One of the most unexpected things about grieving the loss of my husband is how much energy it seems to expend. All my actions and thoughts seem to be much more difficult than they were back in March, and I become physically and mentally exhausted from the smallest efforts.
My world has become blanketed with thick fog, and I the ship’s captain straining my eyes to find the lighthouse, that beacon that wimageill lead me home unharmed. The exertion is draining mentally and physically, but it is only the thought of safety and warmth that keeps me upright and trying. No matter how difficult it is, I must keep moving and searching for my protected harbor, a place to rest.
I begin each week with a reasonably lofty goals about something I’d like to see accomplished by week’s end – start cleaning the garage, prepare several meals at once so they can be unfrozen and heated throughout the week, begin a workout regimen, finally finish those Thank You notes. (I actually have started that last one, but it is taking much longer than it probably should. How can I properly express how grateful I am to people for being there for me? How can I let them know how a simple card, or message or plant delivered at just the right moment sometimes is all it takes to keep me from having a complete breakdown some days?)
None of the tasks should be daunting. I’m trying to take it easy on myself and not expect everything to be finished completely, or even started, for that matter. It shouldn’t be too much to ask to at least begin one of these tasks one of these weeks.
But between my body feeling as though it has been battling wind and waves all day and my mind being filled with haze and cobwebs, apparently I am pushing too hard and my subconscious knows this and is preventing me from overdoing it.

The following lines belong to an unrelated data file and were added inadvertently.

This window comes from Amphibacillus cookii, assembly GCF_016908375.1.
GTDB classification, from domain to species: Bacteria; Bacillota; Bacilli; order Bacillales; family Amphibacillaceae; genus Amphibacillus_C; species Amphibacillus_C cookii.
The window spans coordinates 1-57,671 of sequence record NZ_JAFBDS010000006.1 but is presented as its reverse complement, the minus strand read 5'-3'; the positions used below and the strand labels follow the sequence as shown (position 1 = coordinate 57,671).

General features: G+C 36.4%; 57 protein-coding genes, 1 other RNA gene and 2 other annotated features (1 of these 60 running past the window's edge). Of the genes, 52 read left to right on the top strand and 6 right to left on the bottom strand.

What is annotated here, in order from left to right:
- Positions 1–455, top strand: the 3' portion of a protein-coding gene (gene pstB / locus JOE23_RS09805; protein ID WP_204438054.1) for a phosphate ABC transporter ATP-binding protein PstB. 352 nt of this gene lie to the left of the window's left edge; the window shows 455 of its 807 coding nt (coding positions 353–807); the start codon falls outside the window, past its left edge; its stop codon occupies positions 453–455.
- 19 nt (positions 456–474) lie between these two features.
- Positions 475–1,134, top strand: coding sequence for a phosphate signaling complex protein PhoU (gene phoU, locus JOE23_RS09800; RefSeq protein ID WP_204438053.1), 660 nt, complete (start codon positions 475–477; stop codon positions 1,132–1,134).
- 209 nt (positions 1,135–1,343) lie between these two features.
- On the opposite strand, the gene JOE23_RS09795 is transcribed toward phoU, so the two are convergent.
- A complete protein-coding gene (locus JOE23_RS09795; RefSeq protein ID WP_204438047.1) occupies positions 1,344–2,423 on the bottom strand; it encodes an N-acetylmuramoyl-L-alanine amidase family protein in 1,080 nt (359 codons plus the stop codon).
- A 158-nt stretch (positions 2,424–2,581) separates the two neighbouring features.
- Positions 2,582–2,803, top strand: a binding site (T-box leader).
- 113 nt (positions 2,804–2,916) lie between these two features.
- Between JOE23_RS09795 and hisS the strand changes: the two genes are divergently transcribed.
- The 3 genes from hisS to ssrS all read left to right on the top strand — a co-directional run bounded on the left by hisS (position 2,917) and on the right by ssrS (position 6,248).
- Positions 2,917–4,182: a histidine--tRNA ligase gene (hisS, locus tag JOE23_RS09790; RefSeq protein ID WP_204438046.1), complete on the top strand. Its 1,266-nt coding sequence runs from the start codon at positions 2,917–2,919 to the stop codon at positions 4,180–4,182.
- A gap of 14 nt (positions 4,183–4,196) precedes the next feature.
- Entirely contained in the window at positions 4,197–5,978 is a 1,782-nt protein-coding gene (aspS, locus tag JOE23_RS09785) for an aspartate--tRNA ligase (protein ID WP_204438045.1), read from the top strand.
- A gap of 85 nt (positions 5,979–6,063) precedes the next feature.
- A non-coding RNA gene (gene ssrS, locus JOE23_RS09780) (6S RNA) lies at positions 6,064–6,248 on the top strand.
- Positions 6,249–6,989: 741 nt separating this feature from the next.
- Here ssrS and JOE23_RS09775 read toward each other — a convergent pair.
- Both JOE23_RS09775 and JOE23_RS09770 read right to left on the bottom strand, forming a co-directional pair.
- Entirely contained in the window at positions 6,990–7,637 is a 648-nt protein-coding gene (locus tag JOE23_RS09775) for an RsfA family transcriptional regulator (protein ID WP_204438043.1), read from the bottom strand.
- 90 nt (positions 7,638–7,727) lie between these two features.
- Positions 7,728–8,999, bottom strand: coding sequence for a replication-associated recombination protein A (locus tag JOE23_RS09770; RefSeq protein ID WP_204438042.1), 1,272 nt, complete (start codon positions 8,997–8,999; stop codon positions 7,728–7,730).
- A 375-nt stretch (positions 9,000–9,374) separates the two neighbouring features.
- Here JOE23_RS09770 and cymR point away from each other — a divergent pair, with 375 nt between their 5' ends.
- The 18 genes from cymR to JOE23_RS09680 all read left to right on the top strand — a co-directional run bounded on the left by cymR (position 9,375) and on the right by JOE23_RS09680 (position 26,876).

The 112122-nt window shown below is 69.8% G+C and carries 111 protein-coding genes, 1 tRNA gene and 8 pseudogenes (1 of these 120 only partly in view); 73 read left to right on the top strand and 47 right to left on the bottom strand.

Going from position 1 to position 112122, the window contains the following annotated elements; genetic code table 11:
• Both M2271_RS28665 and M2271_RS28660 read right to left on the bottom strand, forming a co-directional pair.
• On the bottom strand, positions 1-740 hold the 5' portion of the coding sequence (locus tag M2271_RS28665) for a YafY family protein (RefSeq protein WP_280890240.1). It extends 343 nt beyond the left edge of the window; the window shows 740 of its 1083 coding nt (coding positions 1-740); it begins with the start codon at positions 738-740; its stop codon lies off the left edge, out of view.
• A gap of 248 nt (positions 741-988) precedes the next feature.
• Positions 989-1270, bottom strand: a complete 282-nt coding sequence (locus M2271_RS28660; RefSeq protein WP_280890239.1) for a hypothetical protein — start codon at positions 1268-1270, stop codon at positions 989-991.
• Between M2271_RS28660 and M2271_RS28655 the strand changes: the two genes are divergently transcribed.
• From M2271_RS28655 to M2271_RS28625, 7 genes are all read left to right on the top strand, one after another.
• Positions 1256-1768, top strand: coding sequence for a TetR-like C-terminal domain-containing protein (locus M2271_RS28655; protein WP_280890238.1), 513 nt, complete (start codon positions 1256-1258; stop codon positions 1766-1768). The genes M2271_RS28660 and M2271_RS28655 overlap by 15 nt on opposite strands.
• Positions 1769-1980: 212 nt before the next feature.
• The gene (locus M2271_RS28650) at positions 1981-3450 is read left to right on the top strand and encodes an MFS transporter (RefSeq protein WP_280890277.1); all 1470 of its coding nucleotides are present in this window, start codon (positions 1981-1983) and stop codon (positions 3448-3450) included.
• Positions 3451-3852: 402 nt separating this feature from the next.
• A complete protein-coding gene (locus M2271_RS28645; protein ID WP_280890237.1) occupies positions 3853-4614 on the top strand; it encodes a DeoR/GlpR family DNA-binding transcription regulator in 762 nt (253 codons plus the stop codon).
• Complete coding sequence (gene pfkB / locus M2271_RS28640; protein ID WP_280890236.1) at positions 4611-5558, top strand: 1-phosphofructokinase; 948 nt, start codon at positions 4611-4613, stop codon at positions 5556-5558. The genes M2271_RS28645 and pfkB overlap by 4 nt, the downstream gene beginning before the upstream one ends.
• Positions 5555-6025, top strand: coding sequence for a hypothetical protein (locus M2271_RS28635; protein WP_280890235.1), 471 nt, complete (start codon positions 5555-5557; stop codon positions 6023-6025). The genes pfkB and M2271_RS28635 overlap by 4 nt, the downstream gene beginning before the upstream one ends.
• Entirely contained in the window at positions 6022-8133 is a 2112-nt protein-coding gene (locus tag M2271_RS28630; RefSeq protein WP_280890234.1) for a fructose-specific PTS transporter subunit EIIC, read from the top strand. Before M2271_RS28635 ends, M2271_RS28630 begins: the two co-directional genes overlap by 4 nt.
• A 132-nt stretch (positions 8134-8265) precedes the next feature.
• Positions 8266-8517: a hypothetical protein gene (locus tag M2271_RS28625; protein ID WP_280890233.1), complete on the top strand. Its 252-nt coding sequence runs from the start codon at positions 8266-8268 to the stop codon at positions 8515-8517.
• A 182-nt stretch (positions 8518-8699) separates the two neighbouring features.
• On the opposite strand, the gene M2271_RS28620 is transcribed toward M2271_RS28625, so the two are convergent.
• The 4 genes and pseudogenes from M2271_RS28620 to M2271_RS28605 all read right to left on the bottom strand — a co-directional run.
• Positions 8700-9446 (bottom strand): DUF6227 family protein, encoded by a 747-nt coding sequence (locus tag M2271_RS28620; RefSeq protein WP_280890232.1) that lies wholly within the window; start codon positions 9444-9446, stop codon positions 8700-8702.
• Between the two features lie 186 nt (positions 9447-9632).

This morning I was in the shower, wracking my brain trying to remember if my aunt’s birthday was today or another day in August. Had I missed it already, or was I confusing the date with someone else’s?
Aunt S was my “Summer Mom”, as she likes to call herself. As a child, I would spend weeks at a time in the hills of Tennessee where my mother grew up, and suitcase in hand, I would trudge through the fields from Granny’s house to my aunt’s, moving in with her for the duration. She had a daughter close to my age, and my cousin and I would spend a great deal of time together, often driving my aunt a little crazy in the process, as neither one of us could exactly be considered tidy. But she loved having me there (her words, not mine!) and I’ll still get an occasional card or phone call from my “Summer Mom”, although these days it’s often to thank me for that special trip last Summer. To A and I, it hadn’t been that big a deal, just a few hours out of our way on a 24-plus hour trip, but it meant the world to mom and her sisters. Even more so looking back and realizing it was Aunt J’s last.
So while I stood there trying to remember, it really struck me just how foggy my brain has become. I’m often at a loss for a particular word, generally a common one that I use frequently. The other day I realized that I had four containers of cream cheese in the refrigerator; I keep buying things at the grocery store mistakenly thinking I’m in need of them because I’m grocery shopping mindlessly. And I’ve been scaring even myself with my autopilot driving these days (you know, when you travel a route on a regular basis and you sort of zone out in the middle of the trip some days? I will actually “come to” midway realizing that I’m not sure I had even been looking at the road and think, “well, that ain’t good!”)
In some ways, maybe all of this fog and confusion and lethargy makes sense; I’ve been through a traumatic experience. Even though I’m not recovering from a surgery or a car accident, I’m recovering from an unexpected blow to my very existence. My world has been shattered and I’m left to pick up the pieces. Then I’m expected to rearrange these fragments in an effort to create something new and different from the shards. That has to take a great deal of energy to accomplish, doesn’t it?
I suppose it will be up to me to make sure the life I eventually piece back together is just as imagebeautiful as the one I had before, even though it will have drastically changed. It won’t be an easy task, especially given my limited resources, but my goal is to have the fog lift in time to witness a beautiful sunset.